Over the next few weeks, I thought to share some holiday snaps with you as I sort through them. It takes time. I do tend to get carried away with the camera and it’s difficult to choose a ‘few’ shots. We went somewhere new for us in the world.
When visiting the Canary Islands it’s too easy to forget where you are. We’ll start where we began: Madeira. The archipelago lies in the Atlantic Ocean, north of the Canaries, and west of Morocco. I’ve been to Portugal a few years ago yet never spared a thought for the Portuguese islands lying 600 miles south-west of Lisbon.
Bom dia (Good day), Madeira.
MISTY MORNING AT FUNCHAL (Madeira’s Capital)
Though a comparatively short stop, I knew right away I’ll happily revisit (and hope to). I opted not to ride the cable car this time, though I would if we ever return. If interested, footage can be found on someone’s trip aboard on youtube. There’s much else to see and do in Funchal, not least of all to try Madeira cake which puts our supermarket variety to shame. I was also rather taken with Poncha — the traditional alcoholic drink made from the island’s sugar cane, containing honey, and aguardiente de cana (a distilled spirit) and different fruit juices, though we were told usually orange, and the best way to describe ours is as ‘alcoholic orange juice’. Locals imbibe to ‘ward off colds and flu’; I guess the orange juice makes it healthy, right?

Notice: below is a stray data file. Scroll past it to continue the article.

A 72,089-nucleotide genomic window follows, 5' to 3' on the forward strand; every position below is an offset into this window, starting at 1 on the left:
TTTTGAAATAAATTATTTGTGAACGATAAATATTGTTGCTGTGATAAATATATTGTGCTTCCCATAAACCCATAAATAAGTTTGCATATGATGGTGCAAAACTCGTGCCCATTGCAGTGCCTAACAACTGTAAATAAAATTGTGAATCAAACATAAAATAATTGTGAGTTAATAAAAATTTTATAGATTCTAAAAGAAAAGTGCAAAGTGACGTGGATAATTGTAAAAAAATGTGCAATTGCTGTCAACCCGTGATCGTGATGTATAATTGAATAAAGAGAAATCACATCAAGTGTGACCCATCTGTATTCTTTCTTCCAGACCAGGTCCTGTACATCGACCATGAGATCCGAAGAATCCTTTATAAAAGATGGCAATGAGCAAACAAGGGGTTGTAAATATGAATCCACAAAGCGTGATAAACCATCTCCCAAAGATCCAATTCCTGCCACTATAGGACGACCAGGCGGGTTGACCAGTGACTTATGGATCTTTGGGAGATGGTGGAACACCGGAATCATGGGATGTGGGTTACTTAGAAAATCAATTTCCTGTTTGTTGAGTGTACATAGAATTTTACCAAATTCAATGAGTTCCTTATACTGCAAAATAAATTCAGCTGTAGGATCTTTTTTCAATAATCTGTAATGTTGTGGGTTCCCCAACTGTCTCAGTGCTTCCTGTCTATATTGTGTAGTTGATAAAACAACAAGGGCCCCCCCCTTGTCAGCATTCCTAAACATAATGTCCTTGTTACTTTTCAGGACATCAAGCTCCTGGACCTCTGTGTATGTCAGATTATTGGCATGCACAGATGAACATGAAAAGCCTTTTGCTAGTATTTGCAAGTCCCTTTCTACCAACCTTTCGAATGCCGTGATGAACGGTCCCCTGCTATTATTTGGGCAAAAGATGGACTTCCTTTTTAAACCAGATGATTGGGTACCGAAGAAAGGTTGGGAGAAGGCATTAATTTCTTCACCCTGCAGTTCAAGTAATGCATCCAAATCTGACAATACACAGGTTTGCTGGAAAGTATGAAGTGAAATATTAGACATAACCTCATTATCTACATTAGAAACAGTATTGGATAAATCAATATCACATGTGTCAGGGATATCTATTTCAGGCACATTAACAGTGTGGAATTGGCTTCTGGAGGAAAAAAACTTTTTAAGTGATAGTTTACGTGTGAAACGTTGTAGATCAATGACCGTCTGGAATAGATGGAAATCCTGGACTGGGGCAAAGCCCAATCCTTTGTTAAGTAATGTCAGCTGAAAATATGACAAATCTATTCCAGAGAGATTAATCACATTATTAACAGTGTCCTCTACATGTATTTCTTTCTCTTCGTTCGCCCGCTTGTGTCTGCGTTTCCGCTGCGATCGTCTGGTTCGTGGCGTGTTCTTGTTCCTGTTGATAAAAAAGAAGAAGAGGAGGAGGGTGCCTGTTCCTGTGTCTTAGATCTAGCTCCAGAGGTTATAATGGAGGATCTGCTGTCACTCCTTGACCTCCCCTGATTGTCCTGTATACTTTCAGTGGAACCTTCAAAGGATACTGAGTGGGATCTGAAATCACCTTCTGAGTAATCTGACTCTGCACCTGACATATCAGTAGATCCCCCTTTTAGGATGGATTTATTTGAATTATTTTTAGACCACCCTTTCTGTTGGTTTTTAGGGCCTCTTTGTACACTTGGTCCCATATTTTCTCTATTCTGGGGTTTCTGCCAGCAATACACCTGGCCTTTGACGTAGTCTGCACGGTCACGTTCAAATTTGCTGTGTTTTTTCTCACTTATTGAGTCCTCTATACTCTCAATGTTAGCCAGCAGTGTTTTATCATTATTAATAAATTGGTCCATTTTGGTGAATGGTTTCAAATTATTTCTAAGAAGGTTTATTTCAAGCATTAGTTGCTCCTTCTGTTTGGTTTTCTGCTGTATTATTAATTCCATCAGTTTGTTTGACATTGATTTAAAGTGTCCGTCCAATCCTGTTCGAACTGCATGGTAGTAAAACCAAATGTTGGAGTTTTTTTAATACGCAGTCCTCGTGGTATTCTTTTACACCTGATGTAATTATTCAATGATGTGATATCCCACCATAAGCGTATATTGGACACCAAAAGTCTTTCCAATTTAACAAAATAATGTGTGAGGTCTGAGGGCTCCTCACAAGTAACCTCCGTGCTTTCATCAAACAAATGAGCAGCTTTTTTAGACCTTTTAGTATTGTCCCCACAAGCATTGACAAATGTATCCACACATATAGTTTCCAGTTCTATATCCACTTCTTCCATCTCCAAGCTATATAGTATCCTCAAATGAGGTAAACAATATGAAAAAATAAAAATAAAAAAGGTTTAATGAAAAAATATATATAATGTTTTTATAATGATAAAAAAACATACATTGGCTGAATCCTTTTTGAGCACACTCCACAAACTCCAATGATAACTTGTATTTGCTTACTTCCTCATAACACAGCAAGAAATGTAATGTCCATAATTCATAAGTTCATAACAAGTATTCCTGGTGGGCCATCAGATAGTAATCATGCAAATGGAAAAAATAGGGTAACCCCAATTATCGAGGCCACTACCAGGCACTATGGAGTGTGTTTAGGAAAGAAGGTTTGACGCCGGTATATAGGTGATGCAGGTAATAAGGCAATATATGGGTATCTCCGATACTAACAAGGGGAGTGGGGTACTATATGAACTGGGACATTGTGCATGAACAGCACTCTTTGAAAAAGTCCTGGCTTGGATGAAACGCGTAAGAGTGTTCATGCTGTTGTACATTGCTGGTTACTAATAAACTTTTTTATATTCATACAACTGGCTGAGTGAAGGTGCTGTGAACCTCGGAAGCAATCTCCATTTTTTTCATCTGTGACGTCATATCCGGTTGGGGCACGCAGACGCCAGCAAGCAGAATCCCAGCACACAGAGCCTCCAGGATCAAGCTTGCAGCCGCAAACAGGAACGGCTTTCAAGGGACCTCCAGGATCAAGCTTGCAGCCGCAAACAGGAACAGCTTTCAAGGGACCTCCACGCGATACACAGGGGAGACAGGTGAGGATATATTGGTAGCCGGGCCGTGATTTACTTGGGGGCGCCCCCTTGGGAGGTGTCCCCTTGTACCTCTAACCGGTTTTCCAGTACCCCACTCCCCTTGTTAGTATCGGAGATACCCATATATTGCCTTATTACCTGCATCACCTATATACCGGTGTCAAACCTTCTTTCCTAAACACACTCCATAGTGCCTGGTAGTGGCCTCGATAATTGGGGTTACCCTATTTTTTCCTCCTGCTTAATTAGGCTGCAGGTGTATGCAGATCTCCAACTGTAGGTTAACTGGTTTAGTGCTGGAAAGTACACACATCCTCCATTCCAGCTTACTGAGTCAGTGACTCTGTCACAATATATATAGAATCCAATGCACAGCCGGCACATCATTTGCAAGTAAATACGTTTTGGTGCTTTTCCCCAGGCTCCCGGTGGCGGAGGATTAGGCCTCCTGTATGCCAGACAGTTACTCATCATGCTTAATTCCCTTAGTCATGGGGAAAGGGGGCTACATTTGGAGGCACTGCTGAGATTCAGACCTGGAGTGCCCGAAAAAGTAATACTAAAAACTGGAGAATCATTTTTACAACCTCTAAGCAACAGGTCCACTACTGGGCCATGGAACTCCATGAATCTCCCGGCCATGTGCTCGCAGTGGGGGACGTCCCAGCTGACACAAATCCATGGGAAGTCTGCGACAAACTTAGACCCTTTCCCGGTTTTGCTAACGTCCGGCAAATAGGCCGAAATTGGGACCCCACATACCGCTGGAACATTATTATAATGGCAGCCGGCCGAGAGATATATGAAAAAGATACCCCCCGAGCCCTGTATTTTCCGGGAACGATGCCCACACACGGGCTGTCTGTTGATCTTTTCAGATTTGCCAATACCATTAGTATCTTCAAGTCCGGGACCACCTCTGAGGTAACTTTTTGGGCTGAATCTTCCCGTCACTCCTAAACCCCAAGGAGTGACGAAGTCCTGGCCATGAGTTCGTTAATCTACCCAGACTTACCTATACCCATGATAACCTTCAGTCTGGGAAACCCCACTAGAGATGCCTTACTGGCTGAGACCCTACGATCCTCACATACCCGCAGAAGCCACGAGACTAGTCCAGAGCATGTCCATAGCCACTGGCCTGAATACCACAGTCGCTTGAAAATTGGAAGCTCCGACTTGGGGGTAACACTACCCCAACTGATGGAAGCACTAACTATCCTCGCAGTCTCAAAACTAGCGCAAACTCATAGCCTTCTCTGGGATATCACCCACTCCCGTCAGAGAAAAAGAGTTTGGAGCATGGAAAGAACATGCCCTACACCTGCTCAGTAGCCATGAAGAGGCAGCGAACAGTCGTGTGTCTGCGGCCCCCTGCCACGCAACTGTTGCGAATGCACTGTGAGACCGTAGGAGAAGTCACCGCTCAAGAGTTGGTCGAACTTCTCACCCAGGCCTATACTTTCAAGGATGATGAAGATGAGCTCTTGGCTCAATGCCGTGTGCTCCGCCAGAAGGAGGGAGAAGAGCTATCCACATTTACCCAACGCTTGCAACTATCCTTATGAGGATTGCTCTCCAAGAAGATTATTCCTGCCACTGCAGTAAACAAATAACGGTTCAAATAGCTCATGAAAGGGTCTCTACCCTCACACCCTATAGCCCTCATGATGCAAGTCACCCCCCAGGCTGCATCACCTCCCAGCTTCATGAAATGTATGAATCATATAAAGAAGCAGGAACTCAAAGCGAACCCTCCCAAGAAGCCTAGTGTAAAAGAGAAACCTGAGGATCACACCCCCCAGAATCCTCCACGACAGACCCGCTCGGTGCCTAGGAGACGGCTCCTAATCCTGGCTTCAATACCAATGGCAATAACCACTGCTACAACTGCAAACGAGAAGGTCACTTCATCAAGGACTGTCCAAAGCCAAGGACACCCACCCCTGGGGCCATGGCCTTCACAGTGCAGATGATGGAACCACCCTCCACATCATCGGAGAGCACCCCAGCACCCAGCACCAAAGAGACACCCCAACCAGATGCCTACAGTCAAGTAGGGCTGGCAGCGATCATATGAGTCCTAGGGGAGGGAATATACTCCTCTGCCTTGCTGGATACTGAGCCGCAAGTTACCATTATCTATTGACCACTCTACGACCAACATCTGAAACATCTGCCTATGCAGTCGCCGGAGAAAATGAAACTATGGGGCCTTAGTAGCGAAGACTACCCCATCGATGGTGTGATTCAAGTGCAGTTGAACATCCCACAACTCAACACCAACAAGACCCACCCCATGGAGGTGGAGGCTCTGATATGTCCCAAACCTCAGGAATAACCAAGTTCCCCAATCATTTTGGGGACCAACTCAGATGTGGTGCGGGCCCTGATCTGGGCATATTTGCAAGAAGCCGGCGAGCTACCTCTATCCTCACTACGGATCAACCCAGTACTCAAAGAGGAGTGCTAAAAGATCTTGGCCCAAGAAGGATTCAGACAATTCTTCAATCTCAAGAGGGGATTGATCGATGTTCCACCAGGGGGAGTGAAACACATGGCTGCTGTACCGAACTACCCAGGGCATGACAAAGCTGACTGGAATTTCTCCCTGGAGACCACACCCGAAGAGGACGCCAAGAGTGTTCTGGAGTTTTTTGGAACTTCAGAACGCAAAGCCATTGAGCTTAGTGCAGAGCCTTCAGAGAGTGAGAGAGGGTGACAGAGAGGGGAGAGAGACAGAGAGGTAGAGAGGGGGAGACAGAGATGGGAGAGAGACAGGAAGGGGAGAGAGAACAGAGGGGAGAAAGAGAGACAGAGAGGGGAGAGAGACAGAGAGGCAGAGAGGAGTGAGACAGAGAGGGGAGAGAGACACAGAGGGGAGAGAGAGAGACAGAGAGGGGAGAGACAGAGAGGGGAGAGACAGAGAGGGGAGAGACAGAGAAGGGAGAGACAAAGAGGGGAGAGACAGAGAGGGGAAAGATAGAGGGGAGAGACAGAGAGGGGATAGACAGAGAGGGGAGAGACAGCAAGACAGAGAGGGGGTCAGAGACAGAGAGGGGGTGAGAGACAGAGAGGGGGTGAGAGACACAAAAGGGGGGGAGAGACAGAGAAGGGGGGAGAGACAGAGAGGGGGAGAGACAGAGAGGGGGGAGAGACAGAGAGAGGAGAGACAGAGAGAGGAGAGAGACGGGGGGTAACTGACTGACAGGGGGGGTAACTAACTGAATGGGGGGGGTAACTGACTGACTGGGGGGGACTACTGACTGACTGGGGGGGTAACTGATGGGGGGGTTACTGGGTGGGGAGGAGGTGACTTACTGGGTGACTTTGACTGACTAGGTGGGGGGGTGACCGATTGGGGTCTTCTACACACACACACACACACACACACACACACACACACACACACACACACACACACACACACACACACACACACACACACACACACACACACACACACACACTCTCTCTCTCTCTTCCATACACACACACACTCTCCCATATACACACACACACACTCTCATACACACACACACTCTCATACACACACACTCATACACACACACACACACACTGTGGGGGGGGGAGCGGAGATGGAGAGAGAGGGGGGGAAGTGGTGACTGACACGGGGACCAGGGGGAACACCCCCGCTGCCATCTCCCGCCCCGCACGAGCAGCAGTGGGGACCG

My second highlight has to be the good reason it’s referred to as an island of flowers. I was naturally going to be instantly fond of Madeira because it’s green. Mountainous with deep valleys, it’s scenic qualities is one of those I love best.
I decided to visit the caves at Sao Vicente for personal grounds I had heard these caves were like visiting no other and it’s true. It’s cool and wet so I needed my rain jacket, not outside once on this holiday, but underground exploring Madeira’s geological past. The display at the end of the cave walk is a little dated but the film shown enlightens the visitor on how the islands formed and change. A volcanic eruption 890 years ago created the caves, and after creating the inner world for my Space 1889 story ‘A Fistful of Dust’ set on Phobos, I wanted to explore. These are lava tubes. The idea of walking where lava once flowed was too good for me to ignore.
(What do you think, Andy? A good setting?)